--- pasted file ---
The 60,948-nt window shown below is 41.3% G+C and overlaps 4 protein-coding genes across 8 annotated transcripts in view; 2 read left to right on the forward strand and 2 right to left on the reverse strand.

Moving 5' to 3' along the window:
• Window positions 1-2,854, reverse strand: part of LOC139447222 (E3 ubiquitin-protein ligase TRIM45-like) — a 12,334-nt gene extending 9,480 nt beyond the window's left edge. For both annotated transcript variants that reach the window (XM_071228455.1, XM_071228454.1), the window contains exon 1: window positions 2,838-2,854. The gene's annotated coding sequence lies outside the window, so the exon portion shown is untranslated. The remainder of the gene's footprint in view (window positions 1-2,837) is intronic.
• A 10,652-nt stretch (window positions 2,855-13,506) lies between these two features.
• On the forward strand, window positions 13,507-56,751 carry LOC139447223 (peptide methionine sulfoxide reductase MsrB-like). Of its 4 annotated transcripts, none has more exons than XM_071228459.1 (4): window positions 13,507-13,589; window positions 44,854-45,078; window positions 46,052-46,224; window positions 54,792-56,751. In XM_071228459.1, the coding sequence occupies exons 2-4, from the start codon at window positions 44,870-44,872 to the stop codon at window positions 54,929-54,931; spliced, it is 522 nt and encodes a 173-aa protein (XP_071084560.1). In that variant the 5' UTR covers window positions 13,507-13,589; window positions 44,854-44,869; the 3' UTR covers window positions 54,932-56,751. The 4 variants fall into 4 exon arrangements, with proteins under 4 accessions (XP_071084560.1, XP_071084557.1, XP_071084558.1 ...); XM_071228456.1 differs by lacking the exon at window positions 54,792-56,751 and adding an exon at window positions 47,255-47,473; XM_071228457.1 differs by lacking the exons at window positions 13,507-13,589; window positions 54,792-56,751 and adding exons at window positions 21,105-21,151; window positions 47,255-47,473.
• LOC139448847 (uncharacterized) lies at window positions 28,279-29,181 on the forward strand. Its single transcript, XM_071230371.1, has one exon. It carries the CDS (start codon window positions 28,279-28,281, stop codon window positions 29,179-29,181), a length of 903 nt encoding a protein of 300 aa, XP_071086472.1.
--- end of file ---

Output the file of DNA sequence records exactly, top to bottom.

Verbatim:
The 60,948-nt window shown below is 41.3% G+C and overlaps 4 protein-coding genes across 8 annotated transcripts in view; 2 read left to right on the forward strand and 2 right to left on the reverse strand.

Moving 5' to 3' along the window:
• Window positions 1-2,854, reverse strand: part of LOC139447222 (E3 ubiquitin-protein ligase TRIM45-like) — a 12,334-nt gene extending 9,480 nt beyond the window's left edge. For both annotated transcript variants that reach the window (XM_071228455.1, XM_071228454.1), the window contains exon 1: window positions 2,838-2,854. The gene's annotated coding sequence lies outside the window, so the exon portion shown is untranslated. The remainder of the gene's footprint in view (window positions 1-2,837) is intronic.
• A 10,652-nt stretch (window positions 2,855-13,506) lies between these two features.
• On the forward strand, window positions 13,507-56,751 carry LOC139447223 (peptide methionine sulfoxide reductase MsrB-like). Of its 4 annotated transcripts, none has more exons than XM_071228459.1 (4): window positions 13,507-13,589; window positions 44,854-45,078; window positions 46,052-46,224; window positions 54,792-56,751. In XM_071228459.1, the coding sequence occupies exons 2-4, from the start codon at window positions 44,870-44,872 to the stop codon at window positions 54,929-54,931; spliced, it is 522 nt and encodes a 173-aa protein (XP_071084560.1). In that variant the 5' UTR covers window positions 13,507-13,589; window positions 44,854-44,869; the 3' UTR covers window positions 54,932-56,751. The 4 variants fall into 4 exon arrangements, with proteins under 4 accessions (XP_071084560.1, XP_071084557.1, XP_071084558.1 ...); XM_071228456.1 differs by lacking the exon at window positions 54,792-56,751 and adding an exon at window positions 47,255-47,473; XM_071228457.1 differs by lacking the exons at window positions 13,507-13,589; window positions 54,792-56,751 and adding exons at window positions 21,105-21,151; window positions 47,255-47,473.
• LOC139448847 (uncharacterized) lies at window positions 28,279-29,181 on the forward strand. Its single transcript, XM_071230371.1, has one exon. It carries the CDS (start codon window positions 28,279-28,281, stop codon window positions 29,179-29,181), a length of 903 nt encoding a protein of 300 aa, XP_071086472.1.